Boston Bruins general manager Peter Chiarelli met with the media Tuesday following his acquisition of Jaromir Jagr from Dallas.
Not surprisingly, Chiarelli was full of praise.
“His career speaks for itself,” Chiarelli told reporters. “His game is still a strong power game. You watch him play and still see a lot of what you used to see in him.”
The move to get Jagr — sending a conditional second-round pick and prospects Lane MacDermind and Cody Payne to Dallas — came together late Monday night, the Bruins GM explained.
Discussions with Dallas’ Joe Nieuwendyk were followed by “good conversations” with Jagr’s countrymen, Zdeno Chara and David Krejci, at which point Chiarelli felt comfortable in pulling the trigger.
“I know he’s 41 now,” Chiarelli explained, “but he was one of their best players in Dallas.”
Jagr had 14G-12A-26PTS in 34 games for the Stars this season and brings a wealth of experience to Boston. He’s appeared in 180 career playoff games and won a pair of Stanley Cups.
Chiarelli likened getting that experience to the acquisition of Mark Recchi, who joined the B’s late in his career but played an integral role on the 2011 Stanley Cup-winning team.
Recchi was praised for his leadership and ability to build chemistry in the room, something Chiarelli hopes Jagr can do.
“You don’t have to be the guy,” he explained. “But you’re an important piece and can band together with teammates.”
These are the moments Toronto Maple Leafs fans were dreaming about when they drafted Auston Matthews. At least those bold enough to picture such great things, so soon in his career.
Speaking of so soon … that’s not how you’d describe a 1-0 goal happening in the third period of a game in this Leafs – Washington Capitals series, but it took that long to break the ice in Game 6.
It took a very lucky bounce for the puck to find its way to Matthews … but the finish was pure skill. With that, the remarkable rookie now has a goal in four straight games (with an assist thrown in for good measure).
The lead wouldn’t last long, however, as Marcus Johansson scored to tie it 1-1.
Things could get awfully nervous for Toronto as they try to force a decisive Game 7 in Washington, but that was a huge goal by Matthews either way.
It could have been over for Clarke MacArthur plenty of times during his turbulent NHL career. Scratch that, his turbulent hockey career.
His team walked away from his salary arbitration award. MacArthur’s seen plenty of people give up on him. And then, when he finally found a home with the Ottawa Senators, concussion issues threatened to end his playing days.
Yet, there he was on Sunday … drawing a penalty in overtime and then scoring on the ensuing power play to help the Senators advance beyond the Boston Bruins.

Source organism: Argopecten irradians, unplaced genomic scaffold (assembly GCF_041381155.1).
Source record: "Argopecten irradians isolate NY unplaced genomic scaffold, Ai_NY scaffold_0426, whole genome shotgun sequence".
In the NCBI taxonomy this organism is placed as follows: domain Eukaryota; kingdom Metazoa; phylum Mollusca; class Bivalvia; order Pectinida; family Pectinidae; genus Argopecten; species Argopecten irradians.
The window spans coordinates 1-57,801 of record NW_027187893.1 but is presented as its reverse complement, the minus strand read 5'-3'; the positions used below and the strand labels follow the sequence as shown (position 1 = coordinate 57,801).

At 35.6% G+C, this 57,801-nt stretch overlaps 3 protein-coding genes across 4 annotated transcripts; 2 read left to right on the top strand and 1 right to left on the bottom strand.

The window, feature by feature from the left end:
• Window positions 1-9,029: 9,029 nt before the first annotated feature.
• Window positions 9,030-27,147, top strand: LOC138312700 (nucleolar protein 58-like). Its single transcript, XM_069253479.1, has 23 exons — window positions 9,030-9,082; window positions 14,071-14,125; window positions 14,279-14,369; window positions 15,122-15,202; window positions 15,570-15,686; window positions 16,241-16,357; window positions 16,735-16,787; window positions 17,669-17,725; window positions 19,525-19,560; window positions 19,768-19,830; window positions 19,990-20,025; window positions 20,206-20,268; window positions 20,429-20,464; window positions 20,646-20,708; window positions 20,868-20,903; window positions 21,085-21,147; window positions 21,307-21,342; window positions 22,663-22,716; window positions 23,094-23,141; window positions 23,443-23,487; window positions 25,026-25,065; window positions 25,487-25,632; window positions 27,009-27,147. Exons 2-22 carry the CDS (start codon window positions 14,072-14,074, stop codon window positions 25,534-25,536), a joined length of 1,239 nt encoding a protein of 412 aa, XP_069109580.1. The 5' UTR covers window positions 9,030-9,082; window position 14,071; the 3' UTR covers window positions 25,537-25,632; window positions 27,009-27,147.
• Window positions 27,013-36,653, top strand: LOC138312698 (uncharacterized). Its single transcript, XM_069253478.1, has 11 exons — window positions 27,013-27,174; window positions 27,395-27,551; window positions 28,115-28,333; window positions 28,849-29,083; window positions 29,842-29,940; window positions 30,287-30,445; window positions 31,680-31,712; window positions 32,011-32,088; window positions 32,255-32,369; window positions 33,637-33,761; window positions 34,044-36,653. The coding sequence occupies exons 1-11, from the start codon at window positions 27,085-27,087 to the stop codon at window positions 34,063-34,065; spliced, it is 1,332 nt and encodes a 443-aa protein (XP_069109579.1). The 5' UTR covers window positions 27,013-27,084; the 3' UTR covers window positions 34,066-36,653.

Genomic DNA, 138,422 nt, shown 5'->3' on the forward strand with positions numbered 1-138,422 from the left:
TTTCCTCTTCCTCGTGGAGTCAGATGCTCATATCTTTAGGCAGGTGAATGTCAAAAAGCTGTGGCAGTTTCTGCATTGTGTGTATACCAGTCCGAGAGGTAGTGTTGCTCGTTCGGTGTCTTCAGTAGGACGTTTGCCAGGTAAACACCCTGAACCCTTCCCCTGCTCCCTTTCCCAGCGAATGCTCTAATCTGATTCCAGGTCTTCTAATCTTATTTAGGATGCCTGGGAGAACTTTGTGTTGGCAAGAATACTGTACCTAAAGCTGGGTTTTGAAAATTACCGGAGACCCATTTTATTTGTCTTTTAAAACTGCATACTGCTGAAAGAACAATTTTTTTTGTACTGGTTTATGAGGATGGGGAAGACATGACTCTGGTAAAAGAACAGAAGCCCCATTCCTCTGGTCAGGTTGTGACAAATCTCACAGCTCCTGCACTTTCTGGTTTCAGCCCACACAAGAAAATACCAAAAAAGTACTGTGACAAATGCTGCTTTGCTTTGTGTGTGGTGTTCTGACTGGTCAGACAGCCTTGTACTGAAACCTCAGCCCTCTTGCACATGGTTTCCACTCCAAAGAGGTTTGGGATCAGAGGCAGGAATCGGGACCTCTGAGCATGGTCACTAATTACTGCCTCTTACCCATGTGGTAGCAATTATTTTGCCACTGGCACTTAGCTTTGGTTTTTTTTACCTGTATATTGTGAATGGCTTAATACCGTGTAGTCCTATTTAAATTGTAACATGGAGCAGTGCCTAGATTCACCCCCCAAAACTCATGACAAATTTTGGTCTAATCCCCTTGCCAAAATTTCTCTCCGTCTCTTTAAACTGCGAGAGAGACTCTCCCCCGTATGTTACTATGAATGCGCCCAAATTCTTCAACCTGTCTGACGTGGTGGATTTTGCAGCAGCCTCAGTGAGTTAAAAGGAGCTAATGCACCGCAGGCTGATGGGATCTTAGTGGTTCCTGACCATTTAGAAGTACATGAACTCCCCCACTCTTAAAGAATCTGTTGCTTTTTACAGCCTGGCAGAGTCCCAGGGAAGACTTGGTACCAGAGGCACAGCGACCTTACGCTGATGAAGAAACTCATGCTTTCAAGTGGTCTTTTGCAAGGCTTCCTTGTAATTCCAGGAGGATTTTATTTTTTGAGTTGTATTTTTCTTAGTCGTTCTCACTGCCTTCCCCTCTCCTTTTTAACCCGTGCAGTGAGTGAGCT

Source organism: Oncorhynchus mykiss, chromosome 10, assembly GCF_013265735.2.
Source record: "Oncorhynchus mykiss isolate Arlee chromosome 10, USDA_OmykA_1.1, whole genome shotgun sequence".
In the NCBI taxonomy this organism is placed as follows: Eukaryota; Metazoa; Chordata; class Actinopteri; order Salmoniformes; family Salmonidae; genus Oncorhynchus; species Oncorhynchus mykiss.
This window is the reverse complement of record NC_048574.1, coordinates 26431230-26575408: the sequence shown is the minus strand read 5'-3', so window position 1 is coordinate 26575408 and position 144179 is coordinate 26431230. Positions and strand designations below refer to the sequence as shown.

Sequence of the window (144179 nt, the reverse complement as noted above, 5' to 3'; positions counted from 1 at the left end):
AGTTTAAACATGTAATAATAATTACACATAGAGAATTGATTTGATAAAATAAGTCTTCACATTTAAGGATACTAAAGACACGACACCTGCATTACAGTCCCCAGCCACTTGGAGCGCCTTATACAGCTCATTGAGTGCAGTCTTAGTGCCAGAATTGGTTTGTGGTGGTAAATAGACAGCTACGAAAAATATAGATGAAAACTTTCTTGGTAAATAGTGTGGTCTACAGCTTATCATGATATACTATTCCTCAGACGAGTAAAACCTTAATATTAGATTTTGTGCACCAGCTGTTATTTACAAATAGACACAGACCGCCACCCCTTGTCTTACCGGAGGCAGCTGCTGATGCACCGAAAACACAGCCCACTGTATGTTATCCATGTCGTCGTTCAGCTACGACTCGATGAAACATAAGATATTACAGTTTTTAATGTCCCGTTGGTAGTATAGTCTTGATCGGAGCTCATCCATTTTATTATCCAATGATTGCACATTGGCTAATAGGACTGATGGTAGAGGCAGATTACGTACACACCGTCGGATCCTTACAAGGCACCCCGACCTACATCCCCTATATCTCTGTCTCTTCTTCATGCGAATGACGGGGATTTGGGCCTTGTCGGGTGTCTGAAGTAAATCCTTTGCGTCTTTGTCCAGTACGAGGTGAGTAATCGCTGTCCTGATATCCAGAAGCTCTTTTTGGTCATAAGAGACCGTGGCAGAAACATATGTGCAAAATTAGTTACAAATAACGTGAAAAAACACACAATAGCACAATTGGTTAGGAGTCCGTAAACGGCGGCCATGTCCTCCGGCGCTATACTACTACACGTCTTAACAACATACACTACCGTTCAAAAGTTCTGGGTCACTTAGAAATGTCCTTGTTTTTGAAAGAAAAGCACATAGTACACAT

He didn’t deny that he imagined very different possibilities during his darker moments.
And, as uplifting as his story was – seriously, just watch this interview and try not to root for the guy – it wasn’t the only emotionally charged moment from Game 6.
Nicholle Anderson was on hand to cheer on Craig Anderson in this one, and the two were able to embrace after the contest:
As violent and intense as the playoffs can often be, MacArthur and Anderson reminded us of the gentler human side of it all.
Remember when many were keeping an eye on Erik Karlsson after he was seemingly cramping up after logging more than 40 minutes in an OT contest against the Boston Bruins?
It’s possible he was also dealing with that sort of ailment, but he earned some “hockey tough” kudos on Sunday after word surfaced that the Ottawa Senators defenseman was dealing with hairline fractures in his left heel through the series.
Sportsnet’s Jason York refers to the issue as “two small fractures” while ESPN’s Joe McDonald went into specifics, noting that Karlsson explains that the injury happened on March 28 (and was why he missed some games late in the season).
There’s some optimism as the Senators ready for the New York Rangers, at least according to Karlsson.
Either way, that’s impressive stuff from the Senators defenseman, and the sort of information that usually only surfaces after a team has been eliminated. We’ll see if he’s hindered by such issues as the playoffs go along.
The NHL officially announced the nominees for the 2017 Lady Byng on Sunday, and they’re a star-studded bunch: Johnny Gaudreau, Mikael Granlund and Vladimir Tarasenko.
The PHWA determines “the player adjudged to have exhibited the best type of sportsmanship and gentlemanly conduct combined with a high standard of playing ability.”
(Did Tarasenko help eliminate Granlund’s team in a gentlemanly fashion?)
For more on the three finalists, click here.